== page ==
‘Woke, liberal’ Big Tech firms trying to influence election against Trump, Sen. Hawley warns

Republican Sen. Josh Hawley of Missouri.
Republican Sen. Josh Hawley of Missouri. | Flickr/ Senator Josh Hawley

Big Tech companies like Facebook, Google and Twitter are operated by “woke capitalists” who are intent on using their “enormous power” to influence the outcome of the 2020 elections and censor conservative voices, Republican Sen. Josh Hawley from Missouri warned Thursday.

Hawley, who is well-known for his activism against Big Tech companies, made the allegations in an unsuccessful attempt to force a vote on the Senate floor for his Limiting Section 230 Immunity to Good Samaritans Act.

In introducing the bill, Hawley accused the Big Tech platforms of “trying to use their power to shape the outcome of the election” and engaging in escalating acts of censorship against conservatives.

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“Let’s just cut to the chase, the Big Tech platforms are owned and operated by woke capitalists. They are leftists. They are liberals. They are not conservatives. They are no friends to conservatives. They fervently opposed the election of Donald Trump and other conservatives in 2016. They fervently oppose it this year and now they are trying to use their power to shape the outcome of an election,” Hawley said.

“For months, the tech platforms have been engaging in escalating acts of censorship — political censorship aimed at conservatives. They’ve censored the president of the United States, they have banned pro-life groups from their sites. They have tried to silence independent conservative journalists like the Federalist,” he said.

No such action has been taken, he said, against liberal news organizations or Democratic presidential nominee Joe Biden.

Hawley called his bill a “simple, straightforward solution to the censorship power of these digital platforms.” It would have impacted platforms with more than 30 million users in the U.S. or 300 million users worldwide and revenues of more than $1.5 billion.

An exterior view of Google's headquarters, also known as Googleplex, in Mountain View, California, US as taken on Apr. 13, 2014.
An exterior view of Google's headquarters, also known as Googleplex, in Mountain View, California, US as taken on Apr. 13, 2014. | Wikimedia Commons/Noah_Loverbear

The senator’s allegations comes on the heels of a move by the Department of Justice Wednesday to send draft legislation to Congress that seeks to reform Section 230 of the Communications Decency Act.  The draft legislative text implements reforms that the DOJ said was necessary in its June Recommendations and follows a yearlong review of the outdated statute. It also executes President Trump’s directive from the Executive Order on Preventing Online Censorship.  

“For too long Section 230 has provided a shield for online platforms to operate with impunity,” Attorney General William P. Barr said in a statement. “Ensuring that the internet is a safe, but also vibrant, open and competitive environment is vitally important to America. We therefore urge Congress to make these necessary reforms to Section 230 and begin to hold online platforms accountable both when they unlawfully censor speech and when they knowingly facilitate criminal activity online.”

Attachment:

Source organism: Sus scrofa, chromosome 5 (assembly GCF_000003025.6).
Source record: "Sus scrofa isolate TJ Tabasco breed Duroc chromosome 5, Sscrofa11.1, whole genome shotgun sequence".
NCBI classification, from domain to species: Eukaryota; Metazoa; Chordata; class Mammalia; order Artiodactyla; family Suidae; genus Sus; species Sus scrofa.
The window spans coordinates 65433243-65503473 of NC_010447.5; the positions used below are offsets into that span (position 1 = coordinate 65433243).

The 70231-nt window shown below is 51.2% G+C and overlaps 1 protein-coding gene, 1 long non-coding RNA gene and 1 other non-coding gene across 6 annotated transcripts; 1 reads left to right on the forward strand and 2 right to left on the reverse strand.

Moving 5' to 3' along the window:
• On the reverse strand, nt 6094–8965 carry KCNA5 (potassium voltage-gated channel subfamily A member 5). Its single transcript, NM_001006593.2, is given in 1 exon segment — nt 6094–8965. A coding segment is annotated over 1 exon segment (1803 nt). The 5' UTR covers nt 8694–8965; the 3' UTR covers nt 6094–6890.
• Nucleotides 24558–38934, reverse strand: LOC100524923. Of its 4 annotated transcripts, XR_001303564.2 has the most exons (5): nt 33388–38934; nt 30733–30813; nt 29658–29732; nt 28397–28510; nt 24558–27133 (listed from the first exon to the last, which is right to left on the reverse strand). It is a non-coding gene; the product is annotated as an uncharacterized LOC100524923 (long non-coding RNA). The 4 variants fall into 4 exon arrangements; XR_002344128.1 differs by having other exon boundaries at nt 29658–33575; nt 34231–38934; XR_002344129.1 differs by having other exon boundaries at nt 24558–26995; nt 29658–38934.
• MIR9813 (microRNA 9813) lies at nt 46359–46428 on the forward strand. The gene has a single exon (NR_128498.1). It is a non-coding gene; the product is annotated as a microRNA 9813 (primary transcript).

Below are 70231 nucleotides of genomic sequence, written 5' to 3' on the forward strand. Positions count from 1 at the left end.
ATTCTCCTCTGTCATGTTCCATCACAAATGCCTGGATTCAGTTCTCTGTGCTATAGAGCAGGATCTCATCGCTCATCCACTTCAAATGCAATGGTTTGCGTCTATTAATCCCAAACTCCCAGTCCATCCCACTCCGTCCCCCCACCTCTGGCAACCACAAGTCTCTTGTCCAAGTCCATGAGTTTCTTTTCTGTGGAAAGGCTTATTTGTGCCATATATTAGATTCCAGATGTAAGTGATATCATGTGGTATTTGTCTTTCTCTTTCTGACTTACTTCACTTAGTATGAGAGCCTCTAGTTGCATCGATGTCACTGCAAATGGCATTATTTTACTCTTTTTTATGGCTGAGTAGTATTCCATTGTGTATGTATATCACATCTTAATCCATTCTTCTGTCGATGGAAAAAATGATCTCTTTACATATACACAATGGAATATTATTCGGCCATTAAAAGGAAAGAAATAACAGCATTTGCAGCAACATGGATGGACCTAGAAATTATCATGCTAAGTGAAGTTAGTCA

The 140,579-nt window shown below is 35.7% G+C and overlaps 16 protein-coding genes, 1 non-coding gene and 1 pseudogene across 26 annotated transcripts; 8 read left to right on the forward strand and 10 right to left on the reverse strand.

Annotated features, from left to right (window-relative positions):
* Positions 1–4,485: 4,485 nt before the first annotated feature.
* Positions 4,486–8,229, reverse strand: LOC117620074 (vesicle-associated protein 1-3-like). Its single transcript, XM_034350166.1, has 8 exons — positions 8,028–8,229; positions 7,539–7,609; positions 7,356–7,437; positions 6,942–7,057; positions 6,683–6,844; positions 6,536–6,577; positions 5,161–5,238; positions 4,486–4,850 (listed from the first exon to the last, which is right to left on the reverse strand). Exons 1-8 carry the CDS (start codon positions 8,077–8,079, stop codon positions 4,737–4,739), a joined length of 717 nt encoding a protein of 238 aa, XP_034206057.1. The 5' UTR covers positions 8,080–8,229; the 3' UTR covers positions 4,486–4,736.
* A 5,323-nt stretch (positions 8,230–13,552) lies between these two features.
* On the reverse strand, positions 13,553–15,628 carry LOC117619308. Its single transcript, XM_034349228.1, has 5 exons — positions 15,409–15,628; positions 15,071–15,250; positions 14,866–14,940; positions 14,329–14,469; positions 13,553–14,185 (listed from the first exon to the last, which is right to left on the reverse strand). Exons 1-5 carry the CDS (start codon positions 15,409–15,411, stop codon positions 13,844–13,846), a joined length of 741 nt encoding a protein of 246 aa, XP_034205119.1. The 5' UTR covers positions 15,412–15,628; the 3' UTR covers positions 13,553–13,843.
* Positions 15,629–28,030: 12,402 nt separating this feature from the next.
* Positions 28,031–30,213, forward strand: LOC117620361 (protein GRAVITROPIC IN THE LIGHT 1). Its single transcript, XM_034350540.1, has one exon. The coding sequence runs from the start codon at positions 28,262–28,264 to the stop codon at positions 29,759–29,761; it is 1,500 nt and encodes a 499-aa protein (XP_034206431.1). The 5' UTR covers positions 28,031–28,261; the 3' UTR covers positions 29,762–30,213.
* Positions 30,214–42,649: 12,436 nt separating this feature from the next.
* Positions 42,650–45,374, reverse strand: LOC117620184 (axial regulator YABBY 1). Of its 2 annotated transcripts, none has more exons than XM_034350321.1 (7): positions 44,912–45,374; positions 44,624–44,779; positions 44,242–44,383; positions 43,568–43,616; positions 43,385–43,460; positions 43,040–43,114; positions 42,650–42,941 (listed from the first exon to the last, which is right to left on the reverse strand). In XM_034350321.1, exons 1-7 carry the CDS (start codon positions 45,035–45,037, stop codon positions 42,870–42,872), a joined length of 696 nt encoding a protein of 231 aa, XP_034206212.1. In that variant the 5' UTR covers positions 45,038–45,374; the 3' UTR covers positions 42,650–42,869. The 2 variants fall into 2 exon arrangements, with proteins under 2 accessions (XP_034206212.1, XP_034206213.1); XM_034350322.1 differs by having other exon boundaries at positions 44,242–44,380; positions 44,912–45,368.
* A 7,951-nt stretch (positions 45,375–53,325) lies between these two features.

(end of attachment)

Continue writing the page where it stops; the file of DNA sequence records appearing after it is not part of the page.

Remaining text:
The DOJ’s draft legislation includes a series of reforms to promote transparency and open discourse and ensure that platforms are fairer to the public when removing lawful speech from their services. The proposal revises and clarifies the existing language of Section 230 and replaces vague terms that may be used to shield arbitrary content moderation decisions with more concrete language that gives greater guidance to platforms, users, and courts, the DOJ said. It also adds language to the definition of “information content provider” to clarify when platforms should be responsible for speech that they affirmatively and substantively contribute to or modify.

“The Department’s proposal is an important step in reforming Section 230 to further its original goal: providing liability protection to encourage good behavior online,” Deputy Attorney General Jeffrey A. Rosen added. “The proposal makes clear that, when interactive computer services willfully distribute illegal material or moderate content in bad faith, Section 230 should not shield them from the consequences of their actions.”

In the introduction of his bill Thursday, Hawley argued that Big Tech firms currently have too much power and control and they need to be reined in.

“These platforms control our social communication, the way we talk to each other when and how, where and on what terms. They control what news we read. What news we see. They control more and more journalism in America right down to what’s in new articles and how the headlines are written. They control how elected officials communicate with their constituencies, when they can run advertisements, what their messages can say and can’t and they want to control us,” he argued.

“The Big Tech platforms relentlessly spy on their customers, you and me. They track us around the web, monitor our every move online and even when we’re offline. They track our location, whether we’re in a car or riding a bike or on the street. They track the websites we visit and when. They track the things that we buy, they track the videos that we watch, they track what our children are doing. They track everything all with the purpose of getting enough information on each one of us to influence us, to shape our preferences and opinions and viewpoints. This is enormous power, unheard of power and the Big Tech platforms are intent on using it.”

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